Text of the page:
Researchers at AirMagnet, which makes intrusion-detection systems for WLANs, discovered a vulnerability that affects all lightweight Cisco wireless access points. They also detected an exploit, which could be used against networks that have the Over-the-Air-Provisioning (OTAP) feature turned on.
"We found [the flaw] in our labs," Wade Williamson, director of product management at AirMagnet, said on Monday. "We don't know about it being exploited in the wild."
Cisco access points generate an unencrypted multicast data frame that is sent over the air. This includes unencrypted data such as the MAC address and the IP address of the wireless controller, as well as some configuration options, Williamson said. The controller is used to manage the access points.
With that information, someone listening to the network could easily find the internal addresses of the WLAN controllers in the network and potentially target them with a denial-of-service attack, Williamson said.
"Someone out in the parking lot, or a neighbour, can look at the packets and see information about the controller on the wired side," he said. "This is giving anybody that's listening to the environment some pretty detailed information about the wired network that we want to keep protected."
If an access point has the OTAP enabled, the wireless LAN is also at risk of a "skyjack" exploit, Williamson said. With the OTAP feature enabled, a newly deployed Cisco access point will listen to the multicast data being broadcast in order to find the address of its nearest controller.
However, the access point could end up connecting to an outside controller if it hears multicast data from that network instead, and thus it would be under someone else's control, Williamson said.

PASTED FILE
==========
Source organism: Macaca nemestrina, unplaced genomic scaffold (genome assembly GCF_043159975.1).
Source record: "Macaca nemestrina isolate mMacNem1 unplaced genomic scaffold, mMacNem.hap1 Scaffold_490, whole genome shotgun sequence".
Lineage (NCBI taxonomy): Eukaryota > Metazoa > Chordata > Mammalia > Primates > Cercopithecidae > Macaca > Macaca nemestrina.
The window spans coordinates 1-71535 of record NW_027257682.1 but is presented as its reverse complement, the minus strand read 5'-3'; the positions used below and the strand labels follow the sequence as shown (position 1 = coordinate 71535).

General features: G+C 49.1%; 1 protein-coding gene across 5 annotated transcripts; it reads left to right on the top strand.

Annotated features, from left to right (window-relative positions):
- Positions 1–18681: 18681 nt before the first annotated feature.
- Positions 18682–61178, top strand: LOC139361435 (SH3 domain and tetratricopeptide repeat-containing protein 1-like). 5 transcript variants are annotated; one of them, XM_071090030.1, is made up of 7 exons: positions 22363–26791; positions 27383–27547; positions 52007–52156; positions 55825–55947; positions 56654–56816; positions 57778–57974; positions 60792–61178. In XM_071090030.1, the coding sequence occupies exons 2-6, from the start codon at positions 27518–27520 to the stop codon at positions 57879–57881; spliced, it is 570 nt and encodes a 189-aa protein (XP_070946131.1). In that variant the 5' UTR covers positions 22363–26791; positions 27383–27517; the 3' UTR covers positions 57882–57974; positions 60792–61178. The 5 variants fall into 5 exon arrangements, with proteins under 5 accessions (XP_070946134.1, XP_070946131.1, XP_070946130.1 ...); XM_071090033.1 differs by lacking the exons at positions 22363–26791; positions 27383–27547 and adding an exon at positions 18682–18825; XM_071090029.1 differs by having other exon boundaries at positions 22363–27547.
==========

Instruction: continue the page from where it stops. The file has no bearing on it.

Someone could skyjack a corporation's access point and "use the wireless LAN to create a wired path into your network," he added.
Cisco released an alert on Tuesday that describes the finding as a low-risk vulnerability that could allow unauthorized control of a wireless access point and that could allow an unauthenticated, remote attacker to cause a denial-of-service condition.
"Any clients attempting to register to the AP (access point) will be unable to access network resources, but the AP is still unable to authenticate wireless clients," the company said in a statement. "There is no risk of data loss or interception. Cisco believes the vulnerability is easily avoided or mitigated and has provided techniques for this purpose." Software updates and patches are not yet available, it added.
Cisco has 65 percent to 70 percent of the installed base for wireless LANs, according to Stan Schatt, security practice director at ABI Research. "What this really shows is that more and more companies have to have 7/24 monitoring of their LANs," Schatt said. "They can't just periodically walk around the facility with a laptop and check to see if there's a problem."
An attack on a wireless LAN would be particularly dangerous for hospitals, which are increasingly moving critical applications onto their networks for use by doctors and nurses with Wi-Fi-enabled handhelds, Schatt said. "A denial-of-service attack could impact mission-critical phone systems," he said.
To mitigate against any attacks, Cisco customers should disable the OTAP feature, AirMagnet suggested. They should then use a separate intrusion detection system to discover whether someone is snooping on the network, as well as to monitor that all access points on a network are authorized, it added.